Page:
Eligible prize items are shipped and sold by As many as 50 prizes can be awarded per giveaway, with a total value of up to $5,000.

Link to the rest at Amazon Media Room

Pivot Post Update

4 February 2015

From author and TPV regular M. Louisa Locke:

Recognizing that the Kindle Unlimited subscription service on Amazon was undermining the effectiveness of the Kindle Countdown 99 cent promotions for my books, I decided to:

  • take my 3 full-length novels in my Victorian San Francisco Mystery series (Maids of Misfortune, Uneasy Spirits, Bloody Lessons) and my short story collection (Victorian San Francisco Stories) out of KDP Select
  • upload these 4 books into other bookstores
  • make the first book in my series, Maids of Misfortune, perma-free
  • advertise Maids of Misfortune as free through a BookBub promotion.

By the middle of January I accomplished all of these goals.

  • I uploaded my 4 books to Apple, Nook, Kobo, Page Foundry, and Scribd through Draft2Digital (a simple process of uploading a word document), used the epub that D2D nicely gives you to upload to GooglePlay, and stripped my word document down to upload it to Smashwords to distribute to several library affiliates and Oyster.
  • Within 3 days of Maids of Misfortune showing up free in other bookstores, Amazon price matched, and it was now free everywhere.
  • January 11, 2015 I had a BookBub promotion of Maids of Misfortune.

Reported Outcome:

There has been a dramatic improvement in my sales and therefore my income.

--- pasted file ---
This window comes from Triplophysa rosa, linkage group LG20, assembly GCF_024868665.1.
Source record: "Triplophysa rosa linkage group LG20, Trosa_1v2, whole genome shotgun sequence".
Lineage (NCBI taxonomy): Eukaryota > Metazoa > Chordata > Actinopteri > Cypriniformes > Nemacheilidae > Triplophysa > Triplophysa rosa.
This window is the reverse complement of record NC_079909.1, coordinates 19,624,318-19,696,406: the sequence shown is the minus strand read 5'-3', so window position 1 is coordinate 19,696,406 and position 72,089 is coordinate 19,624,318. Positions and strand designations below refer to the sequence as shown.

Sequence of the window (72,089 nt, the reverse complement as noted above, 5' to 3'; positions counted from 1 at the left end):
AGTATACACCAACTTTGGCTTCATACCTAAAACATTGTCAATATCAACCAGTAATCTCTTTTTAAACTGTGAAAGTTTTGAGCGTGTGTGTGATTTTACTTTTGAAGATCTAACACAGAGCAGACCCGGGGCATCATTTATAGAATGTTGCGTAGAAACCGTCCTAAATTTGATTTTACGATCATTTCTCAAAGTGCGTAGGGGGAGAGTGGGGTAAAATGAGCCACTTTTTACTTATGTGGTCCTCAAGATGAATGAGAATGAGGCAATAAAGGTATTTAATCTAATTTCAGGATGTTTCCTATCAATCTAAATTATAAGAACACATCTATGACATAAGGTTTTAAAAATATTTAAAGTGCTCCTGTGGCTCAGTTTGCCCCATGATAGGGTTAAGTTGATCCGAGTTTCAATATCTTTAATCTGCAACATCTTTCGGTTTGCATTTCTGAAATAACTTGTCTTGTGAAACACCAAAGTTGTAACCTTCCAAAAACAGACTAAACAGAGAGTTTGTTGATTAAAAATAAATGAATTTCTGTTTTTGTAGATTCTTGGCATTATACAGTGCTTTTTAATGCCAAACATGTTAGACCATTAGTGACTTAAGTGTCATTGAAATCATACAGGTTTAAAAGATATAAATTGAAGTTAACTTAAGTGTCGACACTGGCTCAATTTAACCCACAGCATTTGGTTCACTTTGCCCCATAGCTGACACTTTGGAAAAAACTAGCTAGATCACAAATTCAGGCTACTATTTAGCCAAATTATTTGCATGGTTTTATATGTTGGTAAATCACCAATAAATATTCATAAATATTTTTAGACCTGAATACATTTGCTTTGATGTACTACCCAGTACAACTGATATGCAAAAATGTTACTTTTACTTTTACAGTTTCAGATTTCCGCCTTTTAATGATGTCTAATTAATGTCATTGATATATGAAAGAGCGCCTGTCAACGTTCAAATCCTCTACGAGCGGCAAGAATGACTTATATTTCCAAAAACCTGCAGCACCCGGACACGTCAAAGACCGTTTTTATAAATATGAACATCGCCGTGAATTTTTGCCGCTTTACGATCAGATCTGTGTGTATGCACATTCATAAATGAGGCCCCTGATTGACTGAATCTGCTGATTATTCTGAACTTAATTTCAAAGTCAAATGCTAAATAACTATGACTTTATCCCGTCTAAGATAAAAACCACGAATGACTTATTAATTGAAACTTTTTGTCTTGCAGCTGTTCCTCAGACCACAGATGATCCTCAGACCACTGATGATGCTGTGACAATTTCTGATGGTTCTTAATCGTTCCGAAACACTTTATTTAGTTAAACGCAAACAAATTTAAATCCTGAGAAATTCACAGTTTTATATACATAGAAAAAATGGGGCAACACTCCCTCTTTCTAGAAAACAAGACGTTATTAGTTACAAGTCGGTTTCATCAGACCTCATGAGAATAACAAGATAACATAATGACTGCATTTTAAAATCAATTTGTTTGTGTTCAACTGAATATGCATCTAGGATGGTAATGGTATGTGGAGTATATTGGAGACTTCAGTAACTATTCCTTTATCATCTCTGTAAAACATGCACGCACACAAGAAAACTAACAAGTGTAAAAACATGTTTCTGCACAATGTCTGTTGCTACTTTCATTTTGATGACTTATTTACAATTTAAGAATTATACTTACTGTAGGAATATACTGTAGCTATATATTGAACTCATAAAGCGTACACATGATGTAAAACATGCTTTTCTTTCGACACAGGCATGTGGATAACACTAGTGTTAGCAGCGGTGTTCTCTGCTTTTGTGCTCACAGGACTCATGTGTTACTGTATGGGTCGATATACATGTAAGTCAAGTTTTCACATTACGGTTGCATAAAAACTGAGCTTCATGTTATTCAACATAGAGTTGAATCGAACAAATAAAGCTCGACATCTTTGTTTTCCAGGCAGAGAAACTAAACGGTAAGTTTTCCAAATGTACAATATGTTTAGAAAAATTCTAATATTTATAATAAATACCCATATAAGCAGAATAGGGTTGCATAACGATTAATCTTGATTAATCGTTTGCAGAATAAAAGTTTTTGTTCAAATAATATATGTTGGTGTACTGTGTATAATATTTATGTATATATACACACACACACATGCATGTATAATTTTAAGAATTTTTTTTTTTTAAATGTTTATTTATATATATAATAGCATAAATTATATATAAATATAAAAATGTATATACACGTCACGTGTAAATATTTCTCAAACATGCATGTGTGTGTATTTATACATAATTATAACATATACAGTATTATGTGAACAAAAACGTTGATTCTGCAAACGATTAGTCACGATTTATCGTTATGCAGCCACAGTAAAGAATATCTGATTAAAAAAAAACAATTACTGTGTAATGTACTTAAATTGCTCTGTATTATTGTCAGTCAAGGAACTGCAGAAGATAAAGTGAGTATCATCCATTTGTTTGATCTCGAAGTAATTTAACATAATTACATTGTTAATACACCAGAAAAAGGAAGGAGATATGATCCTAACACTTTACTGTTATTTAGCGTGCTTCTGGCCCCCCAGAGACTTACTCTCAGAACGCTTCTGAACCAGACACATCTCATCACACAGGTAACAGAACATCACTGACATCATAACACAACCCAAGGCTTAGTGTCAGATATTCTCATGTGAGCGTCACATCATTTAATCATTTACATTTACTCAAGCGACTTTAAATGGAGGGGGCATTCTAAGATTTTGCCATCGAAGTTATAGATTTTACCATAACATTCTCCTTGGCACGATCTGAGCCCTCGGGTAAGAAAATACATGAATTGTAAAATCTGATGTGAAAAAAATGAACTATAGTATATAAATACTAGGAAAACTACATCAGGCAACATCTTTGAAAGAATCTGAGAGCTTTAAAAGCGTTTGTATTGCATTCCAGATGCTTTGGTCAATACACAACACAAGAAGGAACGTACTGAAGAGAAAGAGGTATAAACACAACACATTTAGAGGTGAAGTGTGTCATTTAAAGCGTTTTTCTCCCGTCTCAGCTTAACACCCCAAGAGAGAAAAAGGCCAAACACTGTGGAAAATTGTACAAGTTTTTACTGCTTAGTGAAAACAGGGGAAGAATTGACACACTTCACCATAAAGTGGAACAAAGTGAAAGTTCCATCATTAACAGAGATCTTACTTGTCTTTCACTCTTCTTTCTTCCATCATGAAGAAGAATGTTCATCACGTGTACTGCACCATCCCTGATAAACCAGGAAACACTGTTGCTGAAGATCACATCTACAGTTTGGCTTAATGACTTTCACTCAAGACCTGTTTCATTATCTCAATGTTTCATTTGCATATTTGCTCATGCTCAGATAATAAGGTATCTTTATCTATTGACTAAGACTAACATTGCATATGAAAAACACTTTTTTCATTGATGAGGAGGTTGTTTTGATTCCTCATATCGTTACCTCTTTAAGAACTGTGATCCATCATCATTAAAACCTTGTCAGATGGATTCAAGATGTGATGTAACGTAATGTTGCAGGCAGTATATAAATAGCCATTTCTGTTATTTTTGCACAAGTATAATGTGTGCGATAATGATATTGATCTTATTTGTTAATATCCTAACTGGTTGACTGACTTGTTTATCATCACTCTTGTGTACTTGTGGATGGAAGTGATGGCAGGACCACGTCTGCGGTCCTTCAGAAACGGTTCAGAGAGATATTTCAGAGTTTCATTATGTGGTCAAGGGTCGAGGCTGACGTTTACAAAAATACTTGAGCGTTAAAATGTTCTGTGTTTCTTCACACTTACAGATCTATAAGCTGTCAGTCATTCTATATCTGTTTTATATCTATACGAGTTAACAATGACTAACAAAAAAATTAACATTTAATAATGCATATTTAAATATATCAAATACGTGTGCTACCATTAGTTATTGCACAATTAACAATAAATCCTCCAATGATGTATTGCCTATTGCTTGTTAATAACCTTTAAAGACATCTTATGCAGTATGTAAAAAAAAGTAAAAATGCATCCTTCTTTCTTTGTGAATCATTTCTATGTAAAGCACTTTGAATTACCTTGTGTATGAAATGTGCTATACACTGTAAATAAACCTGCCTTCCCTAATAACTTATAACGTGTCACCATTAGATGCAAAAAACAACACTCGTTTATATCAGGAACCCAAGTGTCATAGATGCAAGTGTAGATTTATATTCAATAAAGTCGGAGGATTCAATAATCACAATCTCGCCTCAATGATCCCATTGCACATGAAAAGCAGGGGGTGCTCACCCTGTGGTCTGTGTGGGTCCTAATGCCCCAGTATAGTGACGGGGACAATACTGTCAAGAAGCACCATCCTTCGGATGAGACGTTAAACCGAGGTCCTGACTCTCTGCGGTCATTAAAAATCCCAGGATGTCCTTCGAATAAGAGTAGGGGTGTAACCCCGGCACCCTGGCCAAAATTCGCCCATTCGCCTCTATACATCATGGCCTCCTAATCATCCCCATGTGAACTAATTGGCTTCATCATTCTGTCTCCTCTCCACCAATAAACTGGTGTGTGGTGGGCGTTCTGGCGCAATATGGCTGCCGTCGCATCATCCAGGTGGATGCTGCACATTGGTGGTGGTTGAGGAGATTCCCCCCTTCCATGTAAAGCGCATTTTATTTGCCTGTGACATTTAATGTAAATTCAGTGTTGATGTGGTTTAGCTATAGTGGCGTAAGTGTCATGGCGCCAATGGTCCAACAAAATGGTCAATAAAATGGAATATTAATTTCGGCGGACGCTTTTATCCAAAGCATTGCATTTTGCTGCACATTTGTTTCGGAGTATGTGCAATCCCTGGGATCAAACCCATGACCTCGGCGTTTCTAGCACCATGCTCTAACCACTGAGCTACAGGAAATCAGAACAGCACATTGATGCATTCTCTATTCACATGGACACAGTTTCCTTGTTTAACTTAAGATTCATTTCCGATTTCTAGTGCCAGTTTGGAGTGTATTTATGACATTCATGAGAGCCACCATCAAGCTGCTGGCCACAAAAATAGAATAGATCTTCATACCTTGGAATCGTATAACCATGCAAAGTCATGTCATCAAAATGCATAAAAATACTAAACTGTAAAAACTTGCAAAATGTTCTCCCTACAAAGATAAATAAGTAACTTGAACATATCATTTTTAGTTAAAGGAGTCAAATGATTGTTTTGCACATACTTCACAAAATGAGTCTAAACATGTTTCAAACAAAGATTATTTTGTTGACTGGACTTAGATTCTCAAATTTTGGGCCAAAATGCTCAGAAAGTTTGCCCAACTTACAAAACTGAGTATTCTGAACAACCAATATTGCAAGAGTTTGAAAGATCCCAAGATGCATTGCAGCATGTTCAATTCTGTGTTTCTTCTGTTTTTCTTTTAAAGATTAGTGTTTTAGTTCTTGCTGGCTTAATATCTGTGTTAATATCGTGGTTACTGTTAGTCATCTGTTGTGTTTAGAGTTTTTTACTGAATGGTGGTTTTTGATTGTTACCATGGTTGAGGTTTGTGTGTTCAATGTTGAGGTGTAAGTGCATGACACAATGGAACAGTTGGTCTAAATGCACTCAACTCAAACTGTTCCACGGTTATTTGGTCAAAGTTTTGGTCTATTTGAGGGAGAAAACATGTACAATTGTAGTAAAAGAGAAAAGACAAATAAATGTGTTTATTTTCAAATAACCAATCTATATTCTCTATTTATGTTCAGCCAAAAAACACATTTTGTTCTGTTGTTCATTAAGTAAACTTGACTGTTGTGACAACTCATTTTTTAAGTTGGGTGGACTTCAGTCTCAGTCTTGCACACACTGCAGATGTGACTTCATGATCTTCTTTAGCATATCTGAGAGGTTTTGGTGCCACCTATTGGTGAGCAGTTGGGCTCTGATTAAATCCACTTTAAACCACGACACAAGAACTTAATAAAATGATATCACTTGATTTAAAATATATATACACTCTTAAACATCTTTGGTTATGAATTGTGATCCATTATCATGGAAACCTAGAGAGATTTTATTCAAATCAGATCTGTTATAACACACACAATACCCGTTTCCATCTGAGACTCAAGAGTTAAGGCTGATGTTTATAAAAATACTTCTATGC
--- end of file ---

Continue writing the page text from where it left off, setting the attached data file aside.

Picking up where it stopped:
. . . .

As you can see, even before the BookBub promotion in mid-January, making Maids of Misfortune free had begun to give the other books a boost on and off of Amazon, but the BookBub promotion was what really made a difference in my sales.

Two weeks after that promotion, Maids of Misfortune was still listed in the top 100 Free books on Kindle, ranked #5 on the Nook’s Free list, and #27 in Free mysteries on Apple. In addition, there have been a nice increase in positive reviews for this book on Nook, Apple, and Amazon.

During these two post-promotion weeks, the increase in sales of the other books in the series demonstrates that people who downloaded Maids for free are going on to buy the next books.

For example, on Amazon the average number of copies sold of Uneasy Spirits (Book 2) went from 1.5 a day in November, to 2 a day in January before the BookBub promotion, to 13 a day in the two weeks since the promotion. The average number of sales of Bloody Lessons (Book 3) has gone from 2.2 a day in November, to 2.8 a day in January before the promotion, to 11 a day in the post promotion period.

. . . .

Will it work for everyone? Probably not. The whole perma-free strategy works best with series. And one of the reasons I hadn’t tried this approach before is that with only 3 books in the series, the long-term loss of sales of one of those books seemed too risky—particularly when short-term discount promotions were working for me. The eminent publication of a fourth book in the series made the shift less risky.

While I was achieving some success in downloads and sales before the BookBub promotion, the effect was limited. So I know that one of the reasons for my success was getting the Bookbub promotion. I am always good about filling out their post promotion surveys––not just so that they have the data to judge when I next apply––but also because I hope this will make them more likely to accept other authors with similar books following similar marketing strategies.

Link to the rest at M. Louisa Locke and thanks to Liana for the tip.

Here’s a link to M. Louisa Locke’s books

Bookbub Q&A

4 February 2015

From Kboards:

Hi Kboards!

. . . .

Here’s a brief bio of each person from BookBub participating in the chat (written by Morgan, our Account Manager and wittiest team member):

Mel is an Account Coordinator who used to love sick beats, but now just likes music, as Taylor Swift has trademarked that phrase.